Escape the bubble: Winter strolls

Alex Nicol-Harper 15 January 2015

A mere 15-minute walk from the centre of Cambridge, the Cambridge University Botanic Garden is a haven of peace and tranquility. Since it is tucked away in a corner of the city little visited by students, an hour set aside to stroll in the Gardens feels like a real break in a way that pacing the Backs does not. Better still, University cardholders get in free – so you can treat yourself to a cake in the cafe! A nice route is to turn right onto West Walk, follow the perimeter to the Scented Garden at the back and then return via the Glasshouses and lake. The Winter Garden and Fen display off the Bateson Walk are particularly good at this time of year.

If you have a little longer and fancy a more natural setting, turn off Trumpington Street onto the Fen Causeway and left into the unnamed parcel of land between Coe Fen and Lammas Land. Later in the year, when the former is full of picnickers and the latter divided up between ball games, this midsection remains a quiet spot to take a break from revision. The footpaths only follow the water courses to lead you to Lammas Land or onto the Driftway; if you want to wander at will amongst the cow parsley, it's probably best to go after a dry spell, as the whole area can get pretty soggy. Alternatively, from the Lammas Land car park you can enter Paradise Local Nature Reserve, which, with its grazing sheep and calling birds, feels a million miles from the city centre.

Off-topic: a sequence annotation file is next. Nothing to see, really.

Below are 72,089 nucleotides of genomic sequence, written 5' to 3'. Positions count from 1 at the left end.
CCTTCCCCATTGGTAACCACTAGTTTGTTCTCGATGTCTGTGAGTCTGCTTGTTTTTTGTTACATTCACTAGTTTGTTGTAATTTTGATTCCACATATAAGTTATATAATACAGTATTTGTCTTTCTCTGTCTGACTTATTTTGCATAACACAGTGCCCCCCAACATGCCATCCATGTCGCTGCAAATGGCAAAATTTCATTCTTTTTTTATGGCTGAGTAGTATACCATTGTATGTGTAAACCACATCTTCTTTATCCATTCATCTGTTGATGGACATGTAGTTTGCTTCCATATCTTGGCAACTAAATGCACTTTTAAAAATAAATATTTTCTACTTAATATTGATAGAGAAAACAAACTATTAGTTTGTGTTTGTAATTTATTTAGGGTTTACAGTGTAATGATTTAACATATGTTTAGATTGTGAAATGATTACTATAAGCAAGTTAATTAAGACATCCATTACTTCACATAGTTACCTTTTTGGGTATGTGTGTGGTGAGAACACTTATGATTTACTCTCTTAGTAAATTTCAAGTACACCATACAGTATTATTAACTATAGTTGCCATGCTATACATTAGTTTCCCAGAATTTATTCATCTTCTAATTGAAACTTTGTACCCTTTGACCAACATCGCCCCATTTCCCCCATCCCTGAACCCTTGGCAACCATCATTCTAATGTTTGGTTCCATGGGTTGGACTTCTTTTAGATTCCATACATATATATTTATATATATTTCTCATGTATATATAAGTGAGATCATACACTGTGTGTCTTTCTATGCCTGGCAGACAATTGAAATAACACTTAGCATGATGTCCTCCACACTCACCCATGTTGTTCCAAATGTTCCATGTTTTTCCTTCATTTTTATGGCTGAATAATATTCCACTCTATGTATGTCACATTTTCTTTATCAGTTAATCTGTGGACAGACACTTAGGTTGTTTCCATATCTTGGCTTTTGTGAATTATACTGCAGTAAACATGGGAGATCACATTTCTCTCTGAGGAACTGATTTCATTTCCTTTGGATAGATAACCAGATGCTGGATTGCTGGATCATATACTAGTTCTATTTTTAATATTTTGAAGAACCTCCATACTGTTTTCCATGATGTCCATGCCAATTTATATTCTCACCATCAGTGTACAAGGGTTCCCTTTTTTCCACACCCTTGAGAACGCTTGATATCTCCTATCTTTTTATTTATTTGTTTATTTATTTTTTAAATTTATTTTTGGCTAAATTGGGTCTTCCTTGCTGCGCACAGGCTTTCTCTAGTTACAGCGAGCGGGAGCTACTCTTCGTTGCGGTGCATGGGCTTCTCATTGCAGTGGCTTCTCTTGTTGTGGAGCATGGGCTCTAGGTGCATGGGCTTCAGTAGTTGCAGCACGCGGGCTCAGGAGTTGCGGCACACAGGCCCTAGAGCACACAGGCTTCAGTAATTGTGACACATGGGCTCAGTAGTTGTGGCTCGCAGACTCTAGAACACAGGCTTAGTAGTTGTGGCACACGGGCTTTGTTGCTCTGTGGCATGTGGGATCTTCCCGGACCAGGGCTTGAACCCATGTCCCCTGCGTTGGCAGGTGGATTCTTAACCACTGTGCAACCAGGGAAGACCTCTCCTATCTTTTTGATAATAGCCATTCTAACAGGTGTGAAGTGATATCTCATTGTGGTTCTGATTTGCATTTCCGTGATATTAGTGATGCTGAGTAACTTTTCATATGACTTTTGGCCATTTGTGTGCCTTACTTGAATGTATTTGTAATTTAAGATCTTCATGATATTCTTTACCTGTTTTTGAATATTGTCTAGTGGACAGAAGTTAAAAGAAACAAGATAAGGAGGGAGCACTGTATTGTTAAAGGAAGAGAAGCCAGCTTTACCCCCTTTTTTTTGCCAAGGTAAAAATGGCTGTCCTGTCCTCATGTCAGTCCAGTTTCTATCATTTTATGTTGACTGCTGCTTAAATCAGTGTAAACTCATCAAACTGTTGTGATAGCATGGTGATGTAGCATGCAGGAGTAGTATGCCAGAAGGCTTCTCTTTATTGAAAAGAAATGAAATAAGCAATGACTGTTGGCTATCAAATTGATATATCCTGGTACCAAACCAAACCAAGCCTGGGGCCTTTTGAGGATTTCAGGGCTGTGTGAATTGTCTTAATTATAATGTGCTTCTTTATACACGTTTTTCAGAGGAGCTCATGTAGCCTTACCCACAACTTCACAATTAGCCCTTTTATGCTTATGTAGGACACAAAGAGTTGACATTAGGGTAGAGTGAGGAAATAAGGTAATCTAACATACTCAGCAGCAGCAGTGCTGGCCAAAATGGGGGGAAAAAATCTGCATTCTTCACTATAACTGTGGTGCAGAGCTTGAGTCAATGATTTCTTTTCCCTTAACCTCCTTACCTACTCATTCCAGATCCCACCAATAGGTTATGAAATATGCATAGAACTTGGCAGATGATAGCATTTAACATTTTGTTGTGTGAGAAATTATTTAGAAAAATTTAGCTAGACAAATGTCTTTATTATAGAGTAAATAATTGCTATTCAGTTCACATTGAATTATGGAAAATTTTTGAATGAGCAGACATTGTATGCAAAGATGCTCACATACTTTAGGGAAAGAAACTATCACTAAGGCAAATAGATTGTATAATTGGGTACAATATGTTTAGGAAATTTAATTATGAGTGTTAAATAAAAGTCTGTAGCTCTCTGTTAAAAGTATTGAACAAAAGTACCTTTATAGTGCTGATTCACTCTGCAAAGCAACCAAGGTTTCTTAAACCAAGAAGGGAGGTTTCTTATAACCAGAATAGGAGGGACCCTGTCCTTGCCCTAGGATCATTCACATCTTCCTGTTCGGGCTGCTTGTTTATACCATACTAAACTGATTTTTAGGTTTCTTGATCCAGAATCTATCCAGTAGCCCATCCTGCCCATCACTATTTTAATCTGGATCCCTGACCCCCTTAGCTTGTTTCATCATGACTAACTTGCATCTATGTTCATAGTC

Further southwest lies Grantchester Meadows: the classic escape from the Cambridge Bubble. While most popular in the heady days of sunshine following exams, the Meadows offer lovely walks at any time of year. The best way to get there is to weave through the residential streets from Lammas Land to Pembroke Pitches; then simply follow the footpath along the Cam as far as you like – look out for The Orchard Tea Room. If you don't have a couple of hours spare for the round trip, you can cheat by driving out to a pub in Grantchester and grabbing a breath of fresh air in the Meadows after lunch. In bleak midwinter, the big skies and wind on your face will leave you energised and ready to face another week in the library. As spring progresses, a walk in the Meadows reminds you that freedom is not so far away. And when you get that first baking hot day of summer, there's nowhere better to spend a day doing absolutely nothing!